Ever since the end of the Cold War, there has been the assumption that, as nations develop economically, they will inevitably become more democratic.
According to Joshua Kurlantzick, a US journalist, fellow of the Council on Foreign Relations and regular contributor to these pages, recent events have seriously dented this aspiration.
Drawing on the research of various global politics think tanks, as well as from on-the-ground reporting from countries such as Thailand, Pakistan, the Philippines and Venezuela, the author presents a thought-provoking thesis into the regression of political freedoms across the world.
He argues that the reasons for this rollback are manifold.
First, are the experiences of the former Soviet and Eastern Bloc countries. Here, the rise of oligarchs from the rubble of Communism has dashed hopes that a more open electoral process would confer instant wealth on its citizens. This, the author says, has caused many to lose faith in democracy and now: "Populist and far-right parties with little commitment to democratic norms [have] gained steadily."
Second, argues Kurlantzick, is the concern that democracy brings chaos. He believes that the middle classes - supposedly the principal proponents of democratic reform - are fearful that if given the chance, the lower classes will elect populist leaders intent on misappropriating their wealth.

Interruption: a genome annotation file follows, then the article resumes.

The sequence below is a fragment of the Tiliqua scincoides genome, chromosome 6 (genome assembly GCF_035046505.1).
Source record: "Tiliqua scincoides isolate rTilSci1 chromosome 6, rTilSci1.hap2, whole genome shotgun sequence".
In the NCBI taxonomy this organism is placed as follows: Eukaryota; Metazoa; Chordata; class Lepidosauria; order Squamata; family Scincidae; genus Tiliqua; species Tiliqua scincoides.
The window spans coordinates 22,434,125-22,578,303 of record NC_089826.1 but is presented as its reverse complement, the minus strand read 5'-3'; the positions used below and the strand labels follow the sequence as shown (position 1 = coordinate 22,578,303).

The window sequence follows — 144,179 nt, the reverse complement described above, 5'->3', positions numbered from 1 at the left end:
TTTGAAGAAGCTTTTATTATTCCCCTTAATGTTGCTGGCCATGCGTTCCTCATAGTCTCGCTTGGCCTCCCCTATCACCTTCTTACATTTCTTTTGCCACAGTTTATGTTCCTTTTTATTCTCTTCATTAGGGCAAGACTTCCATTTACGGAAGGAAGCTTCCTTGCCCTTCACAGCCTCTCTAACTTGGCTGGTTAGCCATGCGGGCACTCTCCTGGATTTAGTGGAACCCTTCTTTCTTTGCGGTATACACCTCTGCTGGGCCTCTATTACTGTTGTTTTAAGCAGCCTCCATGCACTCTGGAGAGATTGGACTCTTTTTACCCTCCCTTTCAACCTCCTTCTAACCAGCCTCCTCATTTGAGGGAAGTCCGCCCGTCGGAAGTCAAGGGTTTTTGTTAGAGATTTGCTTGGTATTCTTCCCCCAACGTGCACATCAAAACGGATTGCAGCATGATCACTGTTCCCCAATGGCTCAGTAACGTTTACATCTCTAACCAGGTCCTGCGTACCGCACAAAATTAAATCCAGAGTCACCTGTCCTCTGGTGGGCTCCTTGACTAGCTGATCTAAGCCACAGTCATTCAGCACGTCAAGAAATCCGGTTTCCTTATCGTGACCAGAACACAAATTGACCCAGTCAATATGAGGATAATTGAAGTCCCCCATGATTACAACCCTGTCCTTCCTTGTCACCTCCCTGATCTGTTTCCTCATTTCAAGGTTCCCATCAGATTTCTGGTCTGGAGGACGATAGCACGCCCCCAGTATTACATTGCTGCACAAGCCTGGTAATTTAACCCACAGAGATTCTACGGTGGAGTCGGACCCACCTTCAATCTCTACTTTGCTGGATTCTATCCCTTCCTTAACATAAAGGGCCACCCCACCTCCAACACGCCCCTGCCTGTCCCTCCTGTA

Hence, the middle classes are readily accepting autocratic regimes as a buffer against this threat to their well-being.
Third, are the effects of the 2008 financial crisis, which have convinced many that the Western Liberal economic system is all but obsolete.
So now, with this model apparently in decline, it's no surprise that many nations look eastwards towards the superpower in ascent. China, with its continued system of liberal economic policy combined with authoritarianism seems a far more appealing prospect.
Overall, Kurlantzick constructs a cogent argument that this worrying trend is a reality.
The author, however, seems to have been somewhat wrong-footed by events of the Arab Spring, which - despite the immense challenges facing these nations unshackled from the bonds of dictatorship - at least shows the decline is not universal.
Another sticking point is that the author is prone to repetition. At times the reader cannot help but think this whole discourse could have been made with equal validity if condensed into a news feature, rather than a 200-plus page book.
Nevertheless, Kurtlantzick hits his stride in the latter chapters of the work when discussing the consequences of the rollback of democracy.
As he states, unless this retreat is reversed, it will lead to increased repression for citizens, less press freedoms, rampant nationalism and, most disturbingly of all, a more dangerous world.
From : The National